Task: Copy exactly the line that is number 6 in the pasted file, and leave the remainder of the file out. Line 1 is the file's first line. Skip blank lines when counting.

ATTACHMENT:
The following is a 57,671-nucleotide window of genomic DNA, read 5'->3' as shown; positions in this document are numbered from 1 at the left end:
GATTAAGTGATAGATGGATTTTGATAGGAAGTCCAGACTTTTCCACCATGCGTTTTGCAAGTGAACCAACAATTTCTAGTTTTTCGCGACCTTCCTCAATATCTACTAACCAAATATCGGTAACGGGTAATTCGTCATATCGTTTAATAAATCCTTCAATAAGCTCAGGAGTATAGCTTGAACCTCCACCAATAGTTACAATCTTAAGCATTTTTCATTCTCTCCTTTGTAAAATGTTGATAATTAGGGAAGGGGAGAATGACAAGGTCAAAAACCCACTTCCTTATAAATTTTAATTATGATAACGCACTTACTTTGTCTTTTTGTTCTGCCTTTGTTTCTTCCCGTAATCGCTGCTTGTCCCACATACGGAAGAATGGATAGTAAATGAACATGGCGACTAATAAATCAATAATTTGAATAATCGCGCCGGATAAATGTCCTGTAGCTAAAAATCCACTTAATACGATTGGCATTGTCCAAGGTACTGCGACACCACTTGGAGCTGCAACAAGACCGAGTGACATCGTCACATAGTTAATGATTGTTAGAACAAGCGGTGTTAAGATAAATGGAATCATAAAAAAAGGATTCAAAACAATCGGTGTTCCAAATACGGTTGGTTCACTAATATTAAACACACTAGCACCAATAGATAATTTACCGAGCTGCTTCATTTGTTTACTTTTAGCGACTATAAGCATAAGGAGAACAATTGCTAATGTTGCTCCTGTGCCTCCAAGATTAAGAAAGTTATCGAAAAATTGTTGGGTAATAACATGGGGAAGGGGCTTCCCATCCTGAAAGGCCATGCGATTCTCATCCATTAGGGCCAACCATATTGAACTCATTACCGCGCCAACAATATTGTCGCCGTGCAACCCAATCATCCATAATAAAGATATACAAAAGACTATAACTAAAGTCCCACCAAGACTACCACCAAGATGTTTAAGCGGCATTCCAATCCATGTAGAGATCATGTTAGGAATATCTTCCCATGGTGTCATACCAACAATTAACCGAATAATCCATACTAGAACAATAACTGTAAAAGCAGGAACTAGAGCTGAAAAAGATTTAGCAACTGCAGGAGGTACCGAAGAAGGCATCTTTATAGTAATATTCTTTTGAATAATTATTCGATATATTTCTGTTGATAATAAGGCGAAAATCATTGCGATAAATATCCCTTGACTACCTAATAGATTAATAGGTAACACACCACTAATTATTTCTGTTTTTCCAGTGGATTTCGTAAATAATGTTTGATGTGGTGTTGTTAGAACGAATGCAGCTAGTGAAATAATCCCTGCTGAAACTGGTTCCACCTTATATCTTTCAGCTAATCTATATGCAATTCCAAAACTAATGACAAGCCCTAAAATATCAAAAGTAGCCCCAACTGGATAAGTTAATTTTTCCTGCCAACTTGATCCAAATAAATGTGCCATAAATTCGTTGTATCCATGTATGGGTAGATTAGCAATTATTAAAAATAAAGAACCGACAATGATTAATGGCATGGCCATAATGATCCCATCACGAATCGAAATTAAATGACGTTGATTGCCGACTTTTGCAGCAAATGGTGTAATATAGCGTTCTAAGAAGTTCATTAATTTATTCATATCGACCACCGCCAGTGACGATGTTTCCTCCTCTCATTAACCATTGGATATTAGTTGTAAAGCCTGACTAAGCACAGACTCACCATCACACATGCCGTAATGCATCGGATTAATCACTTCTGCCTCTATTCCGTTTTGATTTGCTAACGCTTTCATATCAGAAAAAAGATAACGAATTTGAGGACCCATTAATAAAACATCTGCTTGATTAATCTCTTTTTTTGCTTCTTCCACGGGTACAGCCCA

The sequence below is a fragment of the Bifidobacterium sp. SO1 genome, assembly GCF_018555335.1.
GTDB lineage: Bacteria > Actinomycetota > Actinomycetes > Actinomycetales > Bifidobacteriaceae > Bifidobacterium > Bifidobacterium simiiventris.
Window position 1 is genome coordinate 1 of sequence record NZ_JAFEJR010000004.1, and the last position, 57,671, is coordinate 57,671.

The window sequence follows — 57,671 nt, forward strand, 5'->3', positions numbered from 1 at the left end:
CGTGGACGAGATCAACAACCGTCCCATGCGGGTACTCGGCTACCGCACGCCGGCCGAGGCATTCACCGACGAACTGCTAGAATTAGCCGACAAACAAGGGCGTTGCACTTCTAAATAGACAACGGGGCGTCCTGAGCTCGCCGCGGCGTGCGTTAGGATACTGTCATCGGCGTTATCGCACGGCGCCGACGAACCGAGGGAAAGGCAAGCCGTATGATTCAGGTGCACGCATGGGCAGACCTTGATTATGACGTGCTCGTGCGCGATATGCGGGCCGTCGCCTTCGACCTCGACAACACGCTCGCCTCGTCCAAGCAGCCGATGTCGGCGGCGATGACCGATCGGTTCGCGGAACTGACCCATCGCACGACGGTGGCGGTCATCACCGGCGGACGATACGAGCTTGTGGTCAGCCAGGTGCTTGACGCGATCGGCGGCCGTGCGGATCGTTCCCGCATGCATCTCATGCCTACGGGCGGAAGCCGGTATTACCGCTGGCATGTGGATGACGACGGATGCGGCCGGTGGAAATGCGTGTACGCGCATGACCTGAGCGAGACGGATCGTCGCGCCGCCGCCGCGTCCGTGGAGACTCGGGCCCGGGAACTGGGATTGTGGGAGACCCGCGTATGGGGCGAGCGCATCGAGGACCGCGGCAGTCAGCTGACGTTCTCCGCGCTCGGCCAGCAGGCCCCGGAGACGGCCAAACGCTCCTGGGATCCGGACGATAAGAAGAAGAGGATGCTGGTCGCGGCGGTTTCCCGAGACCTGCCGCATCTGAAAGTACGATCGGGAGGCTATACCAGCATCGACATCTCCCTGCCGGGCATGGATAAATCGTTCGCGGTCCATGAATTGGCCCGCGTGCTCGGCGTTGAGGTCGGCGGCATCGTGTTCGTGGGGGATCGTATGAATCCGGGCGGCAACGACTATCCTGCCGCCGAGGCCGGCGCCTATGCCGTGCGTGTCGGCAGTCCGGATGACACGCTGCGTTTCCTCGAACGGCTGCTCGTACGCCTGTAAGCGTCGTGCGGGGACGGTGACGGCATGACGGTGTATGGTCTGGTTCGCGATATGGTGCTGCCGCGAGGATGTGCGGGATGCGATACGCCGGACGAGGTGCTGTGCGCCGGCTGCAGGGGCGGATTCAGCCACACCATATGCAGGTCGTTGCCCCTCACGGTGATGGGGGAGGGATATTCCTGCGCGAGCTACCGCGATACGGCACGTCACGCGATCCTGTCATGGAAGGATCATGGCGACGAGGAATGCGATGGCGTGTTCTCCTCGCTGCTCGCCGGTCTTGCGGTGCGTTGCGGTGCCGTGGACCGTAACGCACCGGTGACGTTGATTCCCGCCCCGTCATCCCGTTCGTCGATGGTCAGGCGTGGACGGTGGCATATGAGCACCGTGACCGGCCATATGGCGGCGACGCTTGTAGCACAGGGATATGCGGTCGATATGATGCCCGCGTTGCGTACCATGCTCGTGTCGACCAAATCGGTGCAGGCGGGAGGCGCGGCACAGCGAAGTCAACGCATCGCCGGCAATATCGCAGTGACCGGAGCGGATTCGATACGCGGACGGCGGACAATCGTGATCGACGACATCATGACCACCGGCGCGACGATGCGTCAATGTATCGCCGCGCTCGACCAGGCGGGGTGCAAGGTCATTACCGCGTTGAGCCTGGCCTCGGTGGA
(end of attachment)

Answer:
The window sequence follows — 57,671 nt, forward strand, 5'->3', positions numbered from 1 at the left end: